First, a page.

Doha, the capital city of Qatar, is closing in on opening its automated metro network in time for the 2022 FIFA World Cup.
The network is designed to do the heavy lifting for the expected one million visitors who will attend the World Cup, as well as increasing the share of journeys via public transport in Qatar from 0.5 per cent to 21 per cent.
Electrical systems provider Thales is supplying both major elements of the metro system and providing project management services as the interface between civil works providers and electromechanical suppliers.
Thales will supply the train control system – in this case Communications Based Train Control (CBTC) driverless signalling – as well as the Operational Control Centre, passenger information and announcement systems, CCTV, and automatic fare collection.
Sustainability is a core component of the project, both in shifting commuters from cars to metros, and by reducing the network’s consumption of energy.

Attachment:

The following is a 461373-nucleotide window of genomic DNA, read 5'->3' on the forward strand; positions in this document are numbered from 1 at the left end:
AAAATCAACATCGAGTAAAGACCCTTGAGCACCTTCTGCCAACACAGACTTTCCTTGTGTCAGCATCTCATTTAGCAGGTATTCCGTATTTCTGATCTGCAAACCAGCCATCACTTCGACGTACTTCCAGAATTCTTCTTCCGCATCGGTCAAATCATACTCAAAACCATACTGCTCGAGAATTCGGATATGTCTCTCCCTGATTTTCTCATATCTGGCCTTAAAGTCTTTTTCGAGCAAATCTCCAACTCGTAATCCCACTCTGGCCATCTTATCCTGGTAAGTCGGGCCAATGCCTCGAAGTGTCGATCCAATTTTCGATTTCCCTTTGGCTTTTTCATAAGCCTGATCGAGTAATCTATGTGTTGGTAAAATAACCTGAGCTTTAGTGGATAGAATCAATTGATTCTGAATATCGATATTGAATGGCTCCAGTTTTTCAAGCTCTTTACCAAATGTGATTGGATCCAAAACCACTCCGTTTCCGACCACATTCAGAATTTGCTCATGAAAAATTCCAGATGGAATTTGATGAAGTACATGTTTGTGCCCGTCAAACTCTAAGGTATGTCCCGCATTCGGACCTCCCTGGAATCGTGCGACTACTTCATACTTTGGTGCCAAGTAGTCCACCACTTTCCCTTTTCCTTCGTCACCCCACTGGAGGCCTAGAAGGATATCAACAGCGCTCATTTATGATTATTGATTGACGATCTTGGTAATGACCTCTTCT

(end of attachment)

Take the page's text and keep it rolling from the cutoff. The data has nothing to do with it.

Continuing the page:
“The Doha Metro will be a real solution to traffic congestion, and the Metro’s efficient operations will save energy. Furthermore, Thales signalling systems will enable operators to adjust operations depending on consumption of electricity,” said Arnaud Besse, marketing and communications director for Urban Rail Signalling at Thales.
When complete, the metro network will cover 85km via 37 stations. A fleet of 110 fully automated trains will traverse the network, connecting Hamad International Airport, the Old City, and the inner suburbs of Doha.
“The Red Line has already started operating. It will be the longest line, with 18 stations over more than 40 kilometres. The Gold Line, made up of 11 stations, is also in service. Both lines have already enabled the operator to serve commuters and tourists,” said Jean Saupin, general project manager for the Doha Metro.
The last metro station, Legtalifiya Station is expected to open later in 2020, to connect the Metro with the to be finished Lusail Tram.